What I’ve seen over and over with clients like these is that to really succeed at their job, profession, or business, they have to find their passion for it. Sometimes this means clearing away what has been keeping them from doing what they love. Sometimes it means making a plan and following it to transition out of work they find deadening and into work that inspires them. Trying to stay in a job that doesn’t hold any excitement or satisfaction (other than money) is bound to lead to stress and unhappiness.

Oh, and if you’re curious, check out the article on enthusiasm in the tech world. Be sure to watch the short Apple video at the end. Laughter is also a good stress reliever.

Get started.

Please e-mail me at nancy@unblockresults.com to set up a get-acquainted session by phone or Skype to talk about how we might work together on what’s blocking you.

Deep Breathing for Stress: Not for Asthmatics

Earlier this week the New York Times ran an article entitled “A Breathing Technique Offers Help For People With Asthma.” Since deep, diaphragmatic breathing exercises are one of my favorite, and easy, ways to help people release stress, I was very interested. I figured that, since diaphragmatic breathing was so effective at relaxing people, the technique the Times was reporting on would be some variation on that. I couldn’t have been more wrong.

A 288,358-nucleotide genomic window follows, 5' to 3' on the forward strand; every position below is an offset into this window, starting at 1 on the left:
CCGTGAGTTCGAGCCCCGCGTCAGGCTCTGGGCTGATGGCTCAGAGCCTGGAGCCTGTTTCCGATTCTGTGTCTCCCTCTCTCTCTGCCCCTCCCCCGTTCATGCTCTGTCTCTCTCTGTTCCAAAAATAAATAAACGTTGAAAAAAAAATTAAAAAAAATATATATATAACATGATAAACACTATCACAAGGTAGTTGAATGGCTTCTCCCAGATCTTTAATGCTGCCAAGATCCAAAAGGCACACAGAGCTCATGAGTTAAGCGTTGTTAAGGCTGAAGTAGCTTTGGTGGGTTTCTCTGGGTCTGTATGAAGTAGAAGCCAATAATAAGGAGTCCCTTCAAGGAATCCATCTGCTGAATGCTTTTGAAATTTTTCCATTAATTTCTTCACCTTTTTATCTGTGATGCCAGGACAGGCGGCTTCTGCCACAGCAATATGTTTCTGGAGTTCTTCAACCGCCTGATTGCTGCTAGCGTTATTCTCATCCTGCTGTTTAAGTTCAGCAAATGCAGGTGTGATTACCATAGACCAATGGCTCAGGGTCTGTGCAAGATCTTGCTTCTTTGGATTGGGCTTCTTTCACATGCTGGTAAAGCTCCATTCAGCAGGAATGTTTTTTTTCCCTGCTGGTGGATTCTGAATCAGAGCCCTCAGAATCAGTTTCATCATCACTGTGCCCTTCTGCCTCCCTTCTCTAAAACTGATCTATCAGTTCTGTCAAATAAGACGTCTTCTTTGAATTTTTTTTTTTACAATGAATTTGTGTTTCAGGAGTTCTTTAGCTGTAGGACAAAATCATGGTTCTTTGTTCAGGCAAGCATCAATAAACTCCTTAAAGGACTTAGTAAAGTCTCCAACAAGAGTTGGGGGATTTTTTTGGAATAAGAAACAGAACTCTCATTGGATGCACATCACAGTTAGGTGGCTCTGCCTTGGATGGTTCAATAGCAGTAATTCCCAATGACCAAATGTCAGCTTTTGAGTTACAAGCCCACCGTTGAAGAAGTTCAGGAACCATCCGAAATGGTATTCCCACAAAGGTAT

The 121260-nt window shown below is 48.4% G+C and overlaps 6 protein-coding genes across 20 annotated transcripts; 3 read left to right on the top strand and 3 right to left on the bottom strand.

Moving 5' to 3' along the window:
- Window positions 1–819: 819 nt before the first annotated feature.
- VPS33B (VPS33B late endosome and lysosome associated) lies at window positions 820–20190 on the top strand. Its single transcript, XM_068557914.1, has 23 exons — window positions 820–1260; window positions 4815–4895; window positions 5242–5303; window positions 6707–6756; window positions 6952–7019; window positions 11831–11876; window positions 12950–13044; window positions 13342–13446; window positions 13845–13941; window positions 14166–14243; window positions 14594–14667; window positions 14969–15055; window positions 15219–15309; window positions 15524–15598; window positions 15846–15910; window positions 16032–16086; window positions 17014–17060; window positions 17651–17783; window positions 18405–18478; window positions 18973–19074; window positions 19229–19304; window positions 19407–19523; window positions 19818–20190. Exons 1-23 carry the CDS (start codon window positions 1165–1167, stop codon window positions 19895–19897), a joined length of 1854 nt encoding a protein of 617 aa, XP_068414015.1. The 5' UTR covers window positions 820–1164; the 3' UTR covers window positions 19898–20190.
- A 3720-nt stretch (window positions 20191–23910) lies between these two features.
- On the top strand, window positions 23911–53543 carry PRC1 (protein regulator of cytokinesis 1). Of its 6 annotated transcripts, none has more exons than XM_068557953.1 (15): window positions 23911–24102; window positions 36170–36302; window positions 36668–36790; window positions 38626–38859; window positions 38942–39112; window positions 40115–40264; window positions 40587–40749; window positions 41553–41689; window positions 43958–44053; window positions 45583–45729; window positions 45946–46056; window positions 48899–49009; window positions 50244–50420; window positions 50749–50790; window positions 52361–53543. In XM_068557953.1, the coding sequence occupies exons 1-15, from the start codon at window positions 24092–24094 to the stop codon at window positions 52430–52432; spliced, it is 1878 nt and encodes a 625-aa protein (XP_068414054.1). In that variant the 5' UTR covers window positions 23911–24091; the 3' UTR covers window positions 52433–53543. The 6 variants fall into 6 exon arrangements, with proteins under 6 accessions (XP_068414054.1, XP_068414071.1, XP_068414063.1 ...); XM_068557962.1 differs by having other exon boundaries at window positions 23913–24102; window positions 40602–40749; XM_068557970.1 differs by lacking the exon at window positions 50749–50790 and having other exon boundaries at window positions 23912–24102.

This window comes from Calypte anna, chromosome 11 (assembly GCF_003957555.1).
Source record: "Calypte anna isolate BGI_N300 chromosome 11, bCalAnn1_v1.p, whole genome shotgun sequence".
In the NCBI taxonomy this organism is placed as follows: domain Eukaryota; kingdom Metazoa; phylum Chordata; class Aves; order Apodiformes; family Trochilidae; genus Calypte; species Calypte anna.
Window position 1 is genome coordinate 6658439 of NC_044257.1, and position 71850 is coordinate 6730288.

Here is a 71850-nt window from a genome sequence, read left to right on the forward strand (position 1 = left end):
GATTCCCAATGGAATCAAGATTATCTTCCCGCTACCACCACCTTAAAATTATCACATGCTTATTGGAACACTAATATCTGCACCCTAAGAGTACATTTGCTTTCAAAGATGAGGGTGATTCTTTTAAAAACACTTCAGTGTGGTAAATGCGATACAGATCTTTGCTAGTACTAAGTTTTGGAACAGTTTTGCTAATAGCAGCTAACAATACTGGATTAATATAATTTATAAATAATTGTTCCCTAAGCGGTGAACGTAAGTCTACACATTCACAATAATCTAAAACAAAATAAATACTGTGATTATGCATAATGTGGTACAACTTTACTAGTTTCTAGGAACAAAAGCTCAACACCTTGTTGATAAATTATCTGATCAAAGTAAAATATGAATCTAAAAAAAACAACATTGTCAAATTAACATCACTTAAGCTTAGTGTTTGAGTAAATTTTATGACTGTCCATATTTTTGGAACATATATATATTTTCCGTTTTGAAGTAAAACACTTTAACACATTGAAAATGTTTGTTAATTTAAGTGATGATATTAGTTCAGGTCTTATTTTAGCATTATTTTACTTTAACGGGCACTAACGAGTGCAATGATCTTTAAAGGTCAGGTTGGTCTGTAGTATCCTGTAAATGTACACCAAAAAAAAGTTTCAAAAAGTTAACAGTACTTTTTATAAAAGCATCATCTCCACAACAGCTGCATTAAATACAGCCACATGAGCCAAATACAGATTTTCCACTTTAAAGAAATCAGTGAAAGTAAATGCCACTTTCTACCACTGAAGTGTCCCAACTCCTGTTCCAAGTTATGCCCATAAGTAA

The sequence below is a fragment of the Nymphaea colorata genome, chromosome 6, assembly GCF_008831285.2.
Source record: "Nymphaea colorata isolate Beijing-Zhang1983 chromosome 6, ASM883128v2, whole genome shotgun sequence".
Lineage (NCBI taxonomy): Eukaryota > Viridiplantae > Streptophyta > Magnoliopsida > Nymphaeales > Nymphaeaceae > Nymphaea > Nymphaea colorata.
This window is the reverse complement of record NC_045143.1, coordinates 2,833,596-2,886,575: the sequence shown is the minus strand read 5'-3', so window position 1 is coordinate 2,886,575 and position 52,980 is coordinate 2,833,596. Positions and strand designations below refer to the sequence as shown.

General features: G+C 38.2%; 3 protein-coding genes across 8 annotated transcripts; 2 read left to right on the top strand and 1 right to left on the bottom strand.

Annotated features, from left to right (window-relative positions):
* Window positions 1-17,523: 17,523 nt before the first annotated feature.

According to the article, during an asthma attack most people breathe quickly and as deeply as they can, which may actually make the attack worse. Inhaling deeply and forcefully through the mouth can actually trigger a bronchospasm. The Buteyko breathing method featured in the article (developed in the ’50s by a Russian doctor) teaches people “to breathe shallowly and slowly through the nose, breaking the vicious cycle of rapid, gasping breaths, airway constriction and increased wheezing.”

So if you have asthma, don’t try the deep breathing I recommend. If you are interested in the Buteyko method, check out the article at http://www.nytimes.com/2009/11/03/health/03brod.html.

Get started.

Please e-mail me at nancy@unblockresults.com to set up a get-acquainted session by phone or Skype to talk about how we might work together on what’s blocking you.

Breathing to Lower Stress

(If you have asthma, skip this post. Check out my short blog post on asthma and deep breathing.)

The quickest way to lower your stress level that I’ve ever come across is simply to take a deep breath. The great thing about this technique is that you can do it anywhere – in a department meeting, trying to get Powerpoint working during your presentation, talking with an irate customer. You’re breathing. Who’s going to even notice, let alone make a big deal about it?

There is a trick to this kind of breathing, though. You have to do it the right way or it can backfire on you. Try panting to see just how tense you can make yourself. Shallow breathing is the wrong way to breathe.